‘Drain The Swamp’? Barely. Washington Appears More Stuck In The Muck Than Ever
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Washington used to use one scandal at a time.
Not anymore. Here are just some of the scandals currently brewing:
The indictment of President Trump’s former campaign chairman Paul Manafort and his business partner, Rick Gates, in Special Counsel Robert Mueller’s investigation of possible ties between your 2016 Trump campaign and Russia.
A good guilty plea from George Papadopoulos, a foreign-policy adviser on the marketing campaign. He admitted that he lied lying to Mueller’s investigators about his efforts to hook up with Russian authorities officials.
Fatal damage to the Podesta Group, one of Washington’s top lobby organizations, which appears, unnamed, on the Manafort-Gates indictment. Democratic lobbyist and fundraiser Tony Podesta – who co-founded the strong 29 years ago along with his brother, Democratic strategist John Podesta, who was simply Hillary Clinton’s marketing campaign chairman – declared he was leaving hours after the indictment became public.
The first criminal corruption trial in practically a decade against a U.S. senator, Robert Menendez, D-N.J., who’s right now awaiting a jury’s verdict.
Amid Capitol Hill’s frenetic quest for campaign money, an instant of candor by Rep. Chris Collins, R-N.Y., who explained of the taxes overhaul expenses, “My donors are in essence saying, ‘Get it carried out or don’t ever contact me again.'”
It’s worse than any I’ve experienced in my three, almost four decades employed in this field. Those who are complying by the rules are competing for benefits against those that are cutting corners.”
It’s all a long way off from Trump’s times on the marketing campaign trail, when he regularly vowed to completely clean things up.
“If I am elected president, we will drain the swamp found in Washington, D.C.,” Trump said at a marketing campaign function in Chesapeake, Va., last October.
Actually, the swamp continues to be pretty swampy.
And some denizens claim it’s getting worse.
People seem to feel that “anything goes, and that it’s dumb to follow the rules,” long-time lobbyist Nick Allard told NPR.
Allard, right now the dean of Brooklyn Regulation School, called the D.C. ethical climate “worse than any I’ve experienced in my three, almost four decades employed in this field. Those who are complying by the rules are competing for benefits against those that are cutting corners.”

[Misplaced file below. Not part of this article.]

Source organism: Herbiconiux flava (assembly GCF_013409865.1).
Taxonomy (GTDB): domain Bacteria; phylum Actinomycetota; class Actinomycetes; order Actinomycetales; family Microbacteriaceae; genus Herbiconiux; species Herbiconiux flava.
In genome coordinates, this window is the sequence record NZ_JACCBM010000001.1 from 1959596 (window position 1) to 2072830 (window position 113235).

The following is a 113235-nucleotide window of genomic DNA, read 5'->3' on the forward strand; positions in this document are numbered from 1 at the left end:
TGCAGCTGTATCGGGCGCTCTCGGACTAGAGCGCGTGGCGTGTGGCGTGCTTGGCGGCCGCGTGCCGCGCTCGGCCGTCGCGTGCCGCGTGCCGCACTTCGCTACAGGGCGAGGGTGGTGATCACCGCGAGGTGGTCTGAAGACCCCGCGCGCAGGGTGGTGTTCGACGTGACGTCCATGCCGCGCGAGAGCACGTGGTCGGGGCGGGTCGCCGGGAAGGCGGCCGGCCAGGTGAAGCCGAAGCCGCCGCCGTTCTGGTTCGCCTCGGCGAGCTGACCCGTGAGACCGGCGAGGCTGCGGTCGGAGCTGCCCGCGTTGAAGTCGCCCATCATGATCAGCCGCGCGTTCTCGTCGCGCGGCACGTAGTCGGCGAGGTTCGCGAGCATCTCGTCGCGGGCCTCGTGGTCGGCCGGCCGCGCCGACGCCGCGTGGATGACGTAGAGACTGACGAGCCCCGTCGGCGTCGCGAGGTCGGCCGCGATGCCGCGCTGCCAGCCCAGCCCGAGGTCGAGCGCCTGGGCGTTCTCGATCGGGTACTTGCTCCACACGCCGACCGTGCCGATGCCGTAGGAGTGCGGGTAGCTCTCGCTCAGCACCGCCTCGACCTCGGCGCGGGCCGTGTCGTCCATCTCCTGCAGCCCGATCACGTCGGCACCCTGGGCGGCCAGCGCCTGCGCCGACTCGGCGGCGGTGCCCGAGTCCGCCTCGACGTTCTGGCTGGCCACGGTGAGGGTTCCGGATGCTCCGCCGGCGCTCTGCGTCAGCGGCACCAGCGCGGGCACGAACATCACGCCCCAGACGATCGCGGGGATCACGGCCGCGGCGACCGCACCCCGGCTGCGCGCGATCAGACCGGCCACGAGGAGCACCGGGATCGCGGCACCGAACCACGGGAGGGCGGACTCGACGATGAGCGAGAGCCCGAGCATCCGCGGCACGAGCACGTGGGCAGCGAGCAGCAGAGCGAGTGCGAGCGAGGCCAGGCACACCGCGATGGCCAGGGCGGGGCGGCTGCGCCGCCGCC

The indictment of Manafort and Gates spotlights one small slice of contemporary Washington. Among the costs, they happen to be accused of failing woefully to disclose lobbying actions for foreign clients, a violation of the Foreign Brokers Registration Action, or FARA.
The indictment says Manafort and Gates performed political consulting work, and Washington lobbying, for Ukrainian politician Viktor Yanukovych, his political party and, ultimately, the Ukrainian government when Yanukovych became president.
The indictment says they expanded the effort by selecting the Podesta Group and another lobby firm to work for the Ukrainian clients through a nonprofit in Belgium.
It had been “a multi-million-dollar lobbying marketing campaign,” according to the indictment.
But none of the lobbyists – not Manafort, Gates, Podesta or workers of the other lobby organization – registered under FARA. Rather, there was a spate of retroactive registrations previously this year.
The law requires substantial disclosures, even detailed lists of lawmakers and staffers contacted by the lobbyists, and violating FARA is a felony. But enforcement is rare. Before Manafort and Gates had been indicted, the Justice Division had brought felony costs just seven times in the past half-century.
“The question that arises out from the Manafort situation is, is the period of complacency coming to a finish?” said regulation professor Steve Vladeck, coauthor of the Just Reliability blog. “Or is this just a special case brought by a particular counsel.”
The day after Manafort and Gates were indicted, Senate Judiciary Committee chairman Charles Grassley, R-Iowa, introduced a bill to create FARA more stringent, more far-reaching and easier to enforce.
The Mueller investigation “just sort of puts a gray cloud around the whole lobbying-special interest community in D.C.,” explained David Rehr, a lobbyist-turned-professor at George Mason University regulation school. “It generally does not drain the swamp. But I think now people are just more nervous, and they are truly seeing a prosecutor seeking someone.”
Still, law enforcement would be just one step in a swamp-draining effort. Meredith McGehee, a veteran lobbyist on political reform issues, said Washington isn’t working right.
“We have dysfunction in Congress; we have dysfunction, I think, in the presidency; and we have dysfunction in the lobbying community,” she told NPR. “But that’s since the system, as we now have it structured, benefits dysfunction.”
She said just how Americans can transform that rewards system is to get engaged with politics.